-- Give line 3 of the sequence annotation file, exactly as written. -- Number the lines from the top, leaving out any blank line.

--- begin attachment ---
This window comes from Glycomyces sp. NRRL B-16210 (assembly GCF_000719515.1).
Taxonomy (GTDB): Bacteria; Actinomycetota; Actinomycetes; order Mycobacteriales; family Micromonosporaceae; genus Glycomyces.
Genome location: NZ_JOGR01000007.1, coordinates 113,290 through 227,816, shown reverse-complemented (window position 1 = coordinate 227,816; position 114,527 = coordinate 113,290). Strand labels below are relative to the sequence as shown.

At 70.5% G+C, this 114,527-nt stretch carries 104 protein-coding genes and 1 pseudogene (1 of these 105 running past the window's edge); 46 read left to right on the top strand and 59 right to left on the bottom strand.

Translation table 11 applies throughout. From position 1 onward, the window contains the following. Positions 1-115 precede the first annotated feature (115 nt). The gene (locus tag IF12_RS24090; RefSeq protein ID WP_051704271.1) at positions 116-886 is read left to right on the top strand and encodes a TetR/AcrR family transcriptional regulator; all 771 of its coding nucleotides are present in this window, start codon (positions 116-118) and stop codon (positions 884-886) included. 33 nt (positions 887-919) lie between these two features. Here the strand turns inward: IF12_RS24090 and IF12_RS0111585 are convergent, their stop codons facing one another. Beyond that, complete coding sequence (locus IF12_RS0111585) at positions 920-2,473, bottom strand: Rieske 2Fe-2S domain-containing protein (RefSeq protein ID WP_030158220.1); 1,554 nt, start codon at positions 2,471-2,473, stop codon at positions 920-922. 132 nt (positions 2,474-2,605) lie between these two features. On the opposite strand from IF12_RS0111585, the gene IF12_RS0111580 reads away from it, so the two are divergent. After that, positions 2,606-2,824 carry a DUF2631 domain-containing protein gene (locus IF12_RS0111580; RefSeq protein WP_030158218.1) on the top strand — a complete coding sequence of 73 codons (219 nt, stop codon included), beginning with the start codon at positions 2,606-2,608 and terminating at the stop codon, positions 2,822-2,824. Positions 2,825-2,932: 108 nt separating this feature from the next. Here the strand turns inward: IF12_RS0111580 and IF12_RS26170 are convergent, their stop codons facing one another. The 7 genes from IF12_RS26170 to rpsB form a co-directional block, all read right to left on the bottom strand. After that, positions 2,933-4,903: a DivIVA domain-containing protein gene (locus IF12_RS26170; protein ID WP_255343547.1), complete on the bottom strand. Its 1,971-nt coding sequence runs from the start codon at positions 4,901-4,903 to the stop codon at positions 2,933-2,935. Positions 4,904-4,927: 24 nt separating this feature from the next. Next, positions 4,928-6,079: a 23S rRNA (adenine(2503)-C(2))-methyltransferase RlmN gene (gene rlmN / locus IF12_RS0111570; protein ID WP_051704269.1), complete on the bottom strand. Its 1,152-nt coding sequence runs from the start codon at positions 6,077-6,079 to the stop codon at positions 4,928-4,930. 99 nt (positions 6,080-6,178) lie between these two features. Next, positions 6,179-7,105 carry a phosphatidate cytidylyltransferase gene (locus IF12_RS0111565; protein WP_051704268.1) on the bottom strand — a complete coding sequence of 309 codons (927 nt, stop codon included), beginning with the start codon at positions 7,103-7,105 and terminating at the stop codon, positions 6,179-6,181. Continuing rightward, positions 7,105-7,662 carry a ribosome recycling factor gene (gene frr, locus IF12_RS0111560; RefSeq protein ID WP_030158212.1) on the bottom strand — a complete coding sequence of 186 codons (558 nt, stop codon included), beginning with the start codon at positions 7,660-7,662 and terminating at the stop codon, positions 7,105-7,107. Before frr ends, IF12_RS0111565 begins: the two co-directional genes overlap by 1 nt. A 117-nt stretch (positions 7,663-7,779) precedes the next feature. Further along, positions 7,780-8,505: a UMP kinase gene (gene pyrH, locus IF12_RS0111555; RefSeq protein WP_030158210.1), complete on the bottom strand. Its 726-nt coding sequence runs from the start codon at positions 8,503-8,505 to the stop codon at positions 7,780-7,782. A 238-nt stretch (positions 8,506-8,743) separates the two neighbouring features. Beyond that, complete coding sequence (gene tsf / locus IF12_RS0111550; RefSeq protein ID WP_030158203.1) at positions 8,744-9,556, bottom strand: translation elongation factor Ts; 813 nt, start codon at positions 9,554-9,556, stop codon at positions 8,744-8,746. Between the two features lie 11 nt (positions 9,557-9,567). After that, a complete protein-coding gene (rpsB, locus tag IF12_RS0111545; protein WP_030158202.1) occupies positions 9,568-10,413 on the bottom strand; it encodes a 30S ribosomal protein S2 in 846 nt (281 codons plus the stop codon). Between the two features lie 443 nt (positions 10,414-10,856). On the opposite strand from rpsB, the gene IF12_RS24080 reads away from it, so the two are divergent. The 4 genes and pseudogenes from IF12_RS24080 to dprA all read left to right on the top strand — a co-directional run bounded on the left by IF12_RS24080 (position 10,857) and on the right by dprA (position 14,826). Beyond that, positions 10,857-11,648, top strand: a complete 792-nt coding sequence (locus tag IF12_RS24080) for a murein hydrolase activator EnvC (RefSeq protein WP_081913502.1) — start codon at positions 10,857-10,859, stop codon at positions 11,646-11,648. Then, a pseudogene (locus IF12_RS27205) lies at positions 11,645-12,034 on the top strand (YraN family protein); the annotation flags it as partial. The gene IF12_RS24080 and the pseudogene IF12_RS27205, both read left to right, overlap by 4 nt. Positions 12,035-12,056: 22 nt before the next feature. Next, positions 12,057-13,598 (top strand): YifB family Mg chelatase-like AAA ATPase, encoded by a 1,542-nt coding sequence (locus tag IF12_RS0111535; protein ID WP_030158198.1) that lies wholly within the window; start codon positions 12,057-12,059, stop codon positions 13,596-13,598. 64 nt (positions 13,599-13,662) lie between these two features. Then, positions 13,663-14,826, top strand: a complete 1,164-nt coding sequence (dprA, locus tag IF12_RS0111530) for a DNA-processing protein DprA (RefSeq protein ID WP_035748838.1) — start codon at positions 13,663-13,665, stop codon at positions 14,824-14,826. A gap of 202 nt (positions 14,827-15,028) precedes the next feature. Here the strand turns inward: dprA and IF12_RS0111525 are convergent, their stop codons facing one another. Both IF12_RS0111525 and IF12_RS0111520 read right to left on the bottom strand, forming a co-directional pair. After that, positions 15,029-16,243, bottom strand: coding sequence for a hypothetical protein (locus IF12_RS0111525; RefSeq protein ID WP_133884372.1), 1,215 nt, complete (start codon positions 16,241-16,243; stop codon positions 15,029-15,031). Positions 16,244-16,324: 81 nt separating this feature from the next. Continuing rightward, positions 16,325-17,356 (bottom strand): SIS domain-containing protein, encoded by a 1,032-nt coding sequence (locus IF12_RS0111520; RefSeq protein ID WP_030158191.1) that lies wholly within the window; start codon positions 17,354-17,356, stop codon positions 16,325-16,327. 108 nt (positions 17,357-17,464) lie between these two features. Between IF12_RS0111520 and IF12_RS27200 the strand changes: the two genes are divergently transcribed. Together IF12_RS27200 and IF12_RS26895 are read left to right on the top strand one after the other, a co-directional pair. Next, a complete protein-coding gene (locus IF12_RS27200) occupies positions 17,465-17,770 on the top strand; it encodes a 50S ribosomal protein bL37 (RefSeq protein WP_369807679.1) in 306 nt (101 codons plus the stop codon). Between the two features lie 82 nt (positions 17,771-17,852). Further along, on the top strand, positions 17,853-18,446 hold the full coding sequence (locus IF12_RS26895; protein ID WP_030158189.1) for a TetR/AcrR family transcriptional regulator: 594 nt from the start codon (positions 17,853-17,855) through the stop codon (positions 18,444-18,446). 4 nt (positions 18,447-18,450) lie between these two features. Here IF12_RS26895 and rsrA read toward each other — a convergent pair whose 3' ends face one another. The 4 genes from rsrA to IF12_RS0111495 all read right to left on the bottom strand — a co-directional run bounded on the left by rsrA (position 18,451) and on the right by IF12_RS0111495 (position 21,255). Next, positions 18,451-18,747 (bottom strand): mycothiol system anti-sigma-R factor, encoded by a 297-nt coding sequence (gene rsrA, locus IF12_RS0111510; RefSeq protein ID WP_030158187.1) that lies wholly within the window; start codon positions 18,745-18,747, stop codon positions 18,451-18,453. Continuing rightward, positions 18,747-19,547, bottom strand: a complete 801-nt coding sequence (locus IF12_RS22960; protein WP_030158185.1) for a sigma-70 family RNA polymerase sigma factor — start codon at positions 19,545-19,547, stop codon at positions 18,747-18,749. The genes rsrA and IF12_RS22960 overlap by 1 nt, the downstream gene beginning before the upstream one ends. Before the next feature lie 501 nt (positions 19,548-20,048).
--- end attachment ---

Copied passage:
Genome location: NZ_JOGR01000007.1, coordinates 113,290 through 227,816, shown reverse-complemented (window position 1 = coordinate 227,816; position 114,527 = coordinate 113,290). Strand labels below are relative to the sequence as shown.